Such fires aren't uncommon in areas where there is a high concentration of gas or oil underground, he said.
But while the origins of this fire may be a relatively common phenomenon, the one near Ojai is still a puzzle.
"We've been researching it for a while and don't have all the answers," said Scott Minor, a U.S. Geological Survey researcher based in Denver who has made multiple trips to the site. "It's like detective work."
He and other scientists, including King, are hoping to publish a paper on their findings that may be a geologic first.
The anomaly was discovered after the land got so hot, it started a brush fire and burned three acres. Their theory is that there are high concentrations of pyrite — commonly called fool's gold — deep in the earth that were oxidized and converted to another mineral when a flush of oxygen was introduced after a landslide. The oxygen could have come from new fissures in the earth.
The process of converting to a new mineral was an exothermic reaction, releasing heat that could have sparked old carbon-based material — decayed wood or plants — that started the underground blaze.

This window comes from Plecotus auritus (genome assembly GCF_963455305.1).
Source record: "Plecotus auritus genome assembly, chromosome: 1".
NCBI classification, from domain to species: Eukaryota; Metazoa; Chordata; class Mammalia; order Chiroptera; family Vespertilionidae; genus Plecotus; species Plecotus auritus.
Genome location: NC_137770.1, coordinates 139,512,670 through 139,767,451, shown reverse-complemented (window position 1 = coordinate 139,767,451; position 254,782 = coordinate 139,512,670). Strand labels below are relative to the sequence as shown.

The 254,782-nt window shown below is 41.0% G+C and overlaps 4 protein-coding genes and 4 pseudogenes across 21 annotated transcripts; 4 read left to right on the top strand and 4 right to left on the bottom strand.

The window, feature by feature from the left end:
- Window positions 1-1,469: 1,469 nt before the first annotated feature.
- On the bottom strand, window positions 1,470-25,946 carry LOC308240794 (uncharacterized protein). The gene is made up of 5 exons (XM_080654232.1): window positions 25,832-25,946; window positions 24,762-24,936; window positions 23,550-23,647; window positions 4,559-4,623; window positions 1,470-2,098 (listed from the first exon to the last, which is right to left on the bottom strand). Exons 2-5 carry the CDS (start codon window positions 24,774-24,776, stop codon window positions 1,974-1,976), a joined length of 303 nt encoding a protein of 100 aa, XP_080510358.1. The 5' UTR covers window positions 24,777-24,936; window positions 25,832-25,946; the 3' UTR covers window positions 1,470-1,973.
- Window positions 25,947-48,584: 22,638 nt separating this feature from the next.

King stuck a thermometer 14 inches into the ground and got a reading of 550 degrees. One time, the ground was so hot, the glue holding the sole of his boots melted. Grass can burn at 300 degrees.
"After that we were more cautious about standing in one place for too long," he said.
Minor said if a landslide were indeed a factor, it could be a new geologic discovery. The research group he's working with would like to drill down into the earth to see if the materials support the theory but is faced with a few hurdles. The first is funding and the second is the fact that the area is in the Dick Smith Wilderness, where no machinery is permitted.
Until then, the scientists are having fun trying to solve the puzzle.
"It's always neat when you explore something that is new and something that hasn't been documented before," Minor said. "It's fun to speculate, but it's a lot more satisfying when you can nail it down."
Me, again. The responses to this article are interesting and speculative explainations range from volcanos to UFOs (naturally). If it is an indication of impending volcanism or a major fault about to go - I am on the wrong side of it! If the one near Fillmore is burning hydrocarbons, I wonder how far that can spread.
What say WU?
The views of the author are his/her own and do not necessarily represent the position of The Weather Company or its parent, IBM.